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Building Cost Overrun Questions Still Loom for Top North Dakota Officials

BISMARCK, N.D. (AP) — North Dakota state officials are still grappling with the aftermath of a more than $1 million cost overrun on a building leased by the late attorney general, a more than year-old controversy that could reach a prosecutor’s desk for review for potential charges.

The issues involve a state lawmaker who was in a position to benefit from the lease and the deletion of the late attorney general’s official email account days after his death last year.

The overrun shocked lawmakers, who raised concerns about trust and how the building project was handled. The project was for consolidating divisions of the attorney general’s office in one location in Bismarck.

The Legislature’s audit panel last year sought an outside investigation into the overrun incurred under late Attorney General Wayne Stenehjem, who died in January 2022 at age 68 from cardiac arrest. Current Attorney General Drew Wrigley tapped Montana’s Division of Criminal Investigation for the probe.

An investigator returned a lengthy report last month, nearly a year after the panel sought further investigation following a critical report by the state auditor. The Montana investigator wrote that any North Dakota legal decisions are outside his scope.

Republican state Rep. Emily O’Brien, who chairs the panel, said she plans to schedule a meeting on the report before Thanksgiving. The committee is expected to decide whether to forward the Montana report to an outside prosecutor for evaluation for potential charges, she said.

O’Brien told The Associated Press the report is “incomplete and confusing,” that some details conflict and its timeline is difficult to follow for people unfamiliar with the issues.

The Montana report indicates that the initially estimated $1.7 million overrun resulted from change orders and pandemic-related issues, according to emails and interviews the investigator cited. The overrun was covered in 2021 by various attorney general’s office funds and by rolling $400,000 into future lease payments.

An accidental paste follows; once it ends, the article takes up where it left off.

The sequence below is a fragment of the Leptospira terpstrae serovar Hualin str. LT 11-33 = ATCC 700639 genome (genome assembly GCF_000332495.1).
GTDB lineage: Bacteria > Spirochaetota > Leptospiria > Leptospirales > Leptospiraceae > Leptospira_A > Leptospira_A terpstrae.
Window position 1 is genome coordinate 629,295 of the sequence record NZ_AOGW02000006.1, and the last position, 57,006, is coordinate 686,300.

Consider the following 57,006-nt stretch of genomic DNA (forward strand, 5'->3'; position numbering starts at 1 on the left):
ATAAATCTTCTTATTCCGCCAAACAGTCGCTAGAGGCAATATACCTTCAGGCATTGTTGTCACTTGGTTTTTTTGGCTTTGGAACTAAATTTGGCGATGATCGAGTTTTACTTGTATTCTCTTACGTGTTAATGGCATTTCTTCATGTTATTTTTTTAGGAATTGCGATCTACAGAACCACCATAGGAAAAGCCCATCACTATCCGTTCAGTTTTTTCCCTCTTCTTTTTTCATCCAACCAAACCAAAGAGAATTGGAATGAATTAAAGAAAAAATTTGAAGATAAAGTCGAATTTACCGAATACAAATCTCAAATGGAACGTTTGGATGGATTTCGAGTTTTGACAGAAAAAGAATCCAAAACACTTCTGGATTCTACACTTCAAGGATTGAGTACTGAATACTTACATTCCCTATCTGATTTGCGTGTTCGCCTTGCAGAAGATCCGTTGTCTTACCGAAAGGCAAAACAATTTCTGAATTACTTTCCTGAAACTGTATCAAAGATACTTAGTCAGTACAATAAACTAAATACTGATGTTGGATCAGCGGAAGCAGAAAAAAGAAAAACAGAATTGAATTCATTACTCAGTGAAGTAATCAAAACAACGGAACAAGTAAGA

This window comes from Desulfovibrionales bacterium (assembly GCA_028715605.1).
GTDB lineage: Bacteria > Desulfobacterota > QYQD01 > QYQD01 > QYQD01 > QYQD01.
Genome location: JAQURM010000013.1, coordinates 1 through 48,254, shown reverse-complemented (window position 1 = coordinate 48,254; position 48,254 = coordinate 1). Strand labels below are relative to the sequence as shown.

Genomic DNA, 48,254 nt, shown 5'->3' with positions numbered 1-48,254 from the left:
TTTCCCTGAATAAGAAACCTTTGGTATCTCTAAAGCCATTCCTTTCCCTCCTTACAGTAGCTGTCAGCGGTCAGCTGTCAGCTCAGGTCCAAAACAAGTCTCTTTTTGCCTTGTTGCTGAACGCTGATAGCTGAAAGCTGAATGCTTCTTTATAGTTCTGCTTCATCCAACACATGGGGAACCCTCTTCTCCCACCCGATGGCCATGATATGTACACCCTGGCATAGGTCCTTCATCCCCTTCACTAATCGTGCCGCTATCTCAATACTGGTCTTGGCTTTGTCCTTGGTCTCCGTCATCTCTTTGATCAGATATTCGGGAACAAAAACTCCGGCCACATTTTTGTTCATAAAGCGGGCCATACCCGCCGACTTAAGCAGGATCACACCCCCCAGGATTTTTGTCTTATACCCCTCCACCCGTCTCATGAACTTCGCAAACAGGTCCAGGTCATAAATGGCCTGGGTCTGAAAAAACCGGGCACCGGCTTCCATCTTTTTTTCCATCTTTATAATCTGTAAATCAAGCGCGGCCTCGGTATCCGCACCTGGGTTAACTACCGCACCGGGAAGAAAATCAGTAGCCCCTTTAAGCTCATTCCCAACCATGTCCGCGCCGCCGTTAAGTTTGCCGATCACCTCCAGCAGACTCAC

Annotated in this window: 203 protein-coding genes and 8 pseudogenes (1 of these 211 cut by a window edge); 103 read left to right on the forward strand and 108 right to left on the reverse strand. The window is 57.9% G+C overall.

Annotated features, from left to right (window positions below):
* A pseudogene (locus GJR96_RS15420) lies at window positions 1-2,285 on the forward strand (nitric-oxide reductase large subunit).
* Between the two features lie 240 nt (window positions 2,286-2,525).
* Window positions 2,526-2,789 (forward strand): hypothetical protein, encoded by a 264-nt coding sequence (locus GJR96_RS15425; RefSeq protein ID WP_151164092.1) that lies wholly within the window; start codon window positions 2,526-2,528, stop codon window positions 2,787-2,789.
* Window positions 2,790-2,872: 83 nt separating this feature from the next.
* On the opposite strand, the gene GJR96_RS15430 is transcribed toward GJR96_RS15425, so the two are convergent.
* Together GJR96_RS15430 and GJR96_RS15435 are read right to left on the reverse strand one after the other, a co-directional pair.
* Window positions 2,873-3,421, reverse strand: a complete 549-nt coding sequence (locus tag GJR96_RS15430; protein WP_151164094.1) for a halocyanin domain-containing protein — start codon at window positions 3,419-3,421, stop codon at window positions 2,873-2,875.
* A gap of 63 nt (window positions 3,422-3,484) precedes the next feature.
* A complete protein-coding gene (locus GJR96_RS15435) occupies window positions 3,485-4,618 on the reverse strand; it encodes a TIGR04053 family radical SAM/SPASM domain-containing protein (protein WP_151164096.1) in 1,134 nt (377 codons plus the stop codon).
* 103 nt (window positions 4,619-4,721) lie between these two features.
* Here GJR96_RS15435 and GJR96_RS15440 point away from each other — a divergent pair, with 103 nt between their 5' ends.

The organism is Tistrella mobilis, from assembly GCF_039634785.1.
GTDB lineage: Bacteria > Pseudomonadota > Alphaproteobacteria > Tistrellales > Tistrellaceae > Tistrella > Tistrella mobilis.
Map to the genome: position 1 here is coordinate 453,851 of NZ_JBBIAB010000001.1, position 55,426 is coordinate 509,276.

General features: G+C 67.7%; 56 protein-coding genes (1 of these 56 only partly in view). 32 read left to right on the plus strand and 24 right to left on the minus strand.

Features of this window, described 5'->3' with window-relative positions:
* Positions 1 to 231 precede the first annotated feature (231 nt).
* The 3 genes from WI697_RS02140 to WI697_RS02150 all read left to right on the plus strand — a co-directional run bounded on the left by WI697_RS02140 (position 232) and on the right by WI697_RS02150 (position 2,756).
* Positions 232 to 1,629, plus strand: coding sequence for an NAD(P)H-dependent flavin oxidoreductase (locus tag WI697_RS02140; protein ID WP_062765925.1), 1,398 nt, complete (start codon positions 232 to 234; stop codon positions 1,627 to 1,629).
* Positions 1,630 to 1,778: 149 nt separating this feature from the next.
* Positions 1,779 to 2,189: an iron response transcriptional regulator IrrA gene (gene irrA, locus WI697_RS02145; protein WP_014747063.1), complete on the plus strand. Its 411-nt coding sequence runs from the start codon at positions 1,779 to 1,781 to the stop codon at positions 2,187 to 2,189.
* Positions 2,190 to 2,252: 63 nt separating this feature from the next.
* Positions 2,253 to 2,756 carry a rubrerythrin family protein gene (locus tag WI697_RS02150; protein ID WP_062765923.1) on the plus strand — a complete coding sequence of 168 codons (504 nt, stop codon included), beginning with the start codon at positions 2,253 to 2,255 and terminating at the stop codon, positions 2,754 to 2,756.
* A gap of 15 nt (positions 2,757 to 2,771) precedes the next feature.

Wrigley declined to comment on the report. His office, after reviewing invoices, has recouped about $625,000 from the overrun, including the $400,000 rescinded from future lease payments, said Wrigley, who made clear the full amount isn’t final.

Gov. Doug Burgum appointed Wrigley in February 2022 to fill out the remainder of Stenehjem’s term. Wrigley in June 2022 disclosed the cost overrun to state lawmakers in a public meeting. State Auditor Josh Gallion’s office subsequently probed the issue, presenting an investigative report in September 2022, when the audit panel sought more investigation.

Gallion’s report detailed Republican state Rep. Jason Dockter’s status as a co-owner of the companies that own the building and that worked on the building project. Dockter was a past campaign treasurer to Stenehjem, as well as a friend. He said his relationship with Stenehjem was not a factor in obtaining the lease.

He declined to comment on the Montana report. Dockter said the state’s small population means many people, including lawmakers, have crisscrossing relationships.

“How does anyone do anything around here without really knowing someone?” Dockter said.

His attorney, Lloyd Suhr, told the AP, “We’re not going to make any comments until the process has played itself out, whatever direction it ends up going.”

Dockter’s business partner C.J. Schorsch, who managed the project’s construction, did not immediately respond to an email for comment on the report and the recouped costs.

Building owner Stealth Properties LLC last year gave a nearly $225,000 check to the attorney general’s office for overpayment after reconciliation, and it removed the $400,000 from the lease rate, according to the Montana report. Stealth’s attorney did not immediately return a phone message for comment.

Media records requests in July 2022 uncovered the deletions of Stenehjem’s state email account and that of his chief deputy, Troy Seibel, done at the direction of Stenehjem’s executive assistant, Liz Brocker, who resigned just after the deletions came to light.

“We want to make sure no one has an opportunity to make an Open Record request for his emails, especially as he kept EVERYTHING. This was approved by Troy,” Brocker said in her email directing Stenehjem’s account be deleted days after his death.

A woman who answered the phone at the Burleigh County State’s Attorney’s Office, where Brocker now works, said Brocker does not take press calls. Brocker did not respond to a Facebook message or a phone message at a number believed to be hers. State’s Attorney Julie Lawyer declined to comment.

Wrigley replaced Seibel, who left his job in March 2022. Seibel did not respond to a phone message. An attorney who has previously represented him did not immediately respond to a phone message.

Wrigley, a Republican, won election to a full term as attorney general last year. Dockter won reelection, unopposed.

North Dakota’s Republican-controlled Legislature passed laws earlier this year to increase transparency of who owns state-leased property and to set requirements for retaining state government emails.

The state Office of Management and Budget will be hiring a property administrator and a statewide contract manager in the coming months, and it will be drafting administrative rules concerning leasing, spokeswoman Jen Raab told the AP.

Source : KFYR